EG 48 5715

Spring 2007

Instructor: Gerry O'Connor

E-Mail oconnog@sunysuffolk.edu

English Department

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Course Rationale

Sports Literature is emphatically not about child's play or diversion; it is a ground on which one meets personally, and learns values about work, family, politics, and the culture that is America.

Sports illuminate and transform a society. Sports change lives, affect politics, fuel our economy, and shape our culture. The American Dream is personified in our champions, in the records they set and the barriers they break. The dynamic interaction of athletes, fans, and the media produces inexplicable loyalties, lasting legends, and revered heroes. The greatest champions stand for more than the records they break. They stand for the barriers they shatter—physical, social, psychological, racial, cultural—and change the way we think about our world.

EG48 - Sports Literature will consist of an examination of sport from several perspectives through interaction with literature presented by essayists, sports columnists, the media, novelists, playwrights and movie directors. Although sport is often the subject of technical inquiry, it is equally important to understand the relationship of sport and society. Considering sport as a significant social phenomenon, it becomes possible to conceive of a philosophy, sociology and literature of sport. To a lesser degree, the politics and psychology of sport is reflected through the literature.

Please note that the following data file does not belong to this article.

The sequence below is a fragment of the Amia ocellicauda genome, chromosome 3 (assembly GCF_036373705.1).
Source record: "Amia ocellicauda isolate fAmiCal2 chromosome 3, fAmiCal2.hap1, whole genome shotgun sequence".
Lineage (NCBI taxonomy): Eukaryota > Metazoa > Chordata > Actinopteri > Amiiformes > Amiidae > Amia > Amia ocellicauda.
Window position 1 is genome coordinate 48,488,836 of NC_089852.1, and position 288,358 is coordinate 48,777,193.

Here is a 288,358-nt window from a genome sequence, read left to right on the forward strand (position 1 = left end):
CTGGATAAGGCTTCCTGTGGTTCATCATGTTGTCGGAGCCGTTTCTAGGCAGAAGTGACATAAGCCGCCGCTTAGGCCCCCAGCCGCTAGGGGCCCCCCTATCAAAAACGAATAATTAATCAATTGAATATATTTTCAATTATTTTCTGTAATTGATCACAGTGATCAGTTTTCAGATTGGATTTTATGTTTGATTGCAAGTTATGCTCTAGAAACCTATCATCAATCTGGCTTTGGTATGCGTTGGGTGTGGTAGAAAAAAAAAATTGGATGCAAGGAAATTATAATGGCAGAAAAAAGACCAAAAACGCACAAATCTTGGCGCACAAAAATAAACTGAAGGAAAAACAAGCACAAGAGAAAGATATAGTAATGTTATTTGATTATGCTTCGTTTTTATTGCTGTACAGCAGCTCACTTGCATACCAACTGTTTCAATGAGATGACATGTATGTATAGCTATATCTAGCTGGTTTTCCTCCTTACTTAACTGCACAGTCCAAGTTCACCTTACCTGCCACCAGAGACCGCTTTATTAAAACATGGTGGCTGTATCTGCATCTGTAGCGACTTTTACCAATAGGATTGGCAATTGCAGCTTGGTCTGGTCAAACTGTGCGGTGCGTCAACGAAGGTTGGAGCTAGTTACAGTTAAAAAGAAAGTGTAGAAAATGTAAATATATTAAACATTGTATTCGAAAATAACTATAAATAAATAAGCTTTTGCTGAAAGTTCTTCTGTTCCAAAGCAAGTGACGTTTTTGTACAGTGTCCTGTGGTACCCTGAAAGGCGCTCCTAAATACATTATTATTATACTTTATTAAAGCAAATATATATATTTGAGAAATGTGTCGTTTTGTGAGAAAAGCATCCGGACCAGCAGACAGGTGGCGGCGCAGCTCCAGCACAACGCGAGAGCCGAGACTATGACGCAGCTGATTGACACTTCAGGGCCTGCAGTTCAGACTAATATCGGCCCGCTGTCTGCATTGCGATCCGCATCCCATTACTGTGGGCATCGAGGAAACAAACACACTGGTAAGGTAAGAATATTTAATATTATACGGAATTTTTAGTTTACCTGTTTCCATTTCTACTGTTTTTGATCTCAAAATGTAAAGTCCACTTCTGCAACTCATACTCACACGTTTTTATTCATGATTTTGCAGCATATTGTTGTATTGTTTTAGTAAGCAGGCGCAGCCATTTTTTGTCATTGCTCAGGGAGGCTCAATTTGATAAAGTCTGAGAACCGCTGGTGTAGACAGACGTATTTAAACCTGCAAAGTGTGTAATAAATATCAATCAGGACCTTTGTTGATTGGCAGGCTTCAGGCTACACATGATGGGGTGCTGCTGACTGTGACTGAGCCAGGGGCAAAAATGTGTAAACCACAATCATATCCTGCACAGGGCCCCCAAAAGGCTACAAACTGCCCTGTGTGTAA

Functionalist theorists argue that sports create and sustain feelings of good will and solidarity among members of a community or nation. Conflict theorists believe that sports, like other social orders, are based on exploitation and coercion, particularly with regard to gender, race, ethnicity, and social class. These contrasting theories form a unifying frame through which the relation of sport to all the various disciplines may be viewed.

 Readings in the course are selected to be pleasurable and thought provoking, covering a range of modern fiction, non-fiction, poetry, biographies, and commentaries. Writing in the course is designed to be both descriptive and critical in an attempt to provide the student with the opportunity to express personal reactions with confidence and clarity. Through the use of sports literature and other media forms, the primary objective is to develop a greater sensitivity to the world of sport and the philosophical and sociological relationship between that world and contemporary society.

This course will be useful to those interested in American literature, philosophy, cultural studies, sports journalism, physical education, and other subjects. It will involve asynchronous discussion using the SLN portal, diligent reading and writing, and a healthy dose of creativity.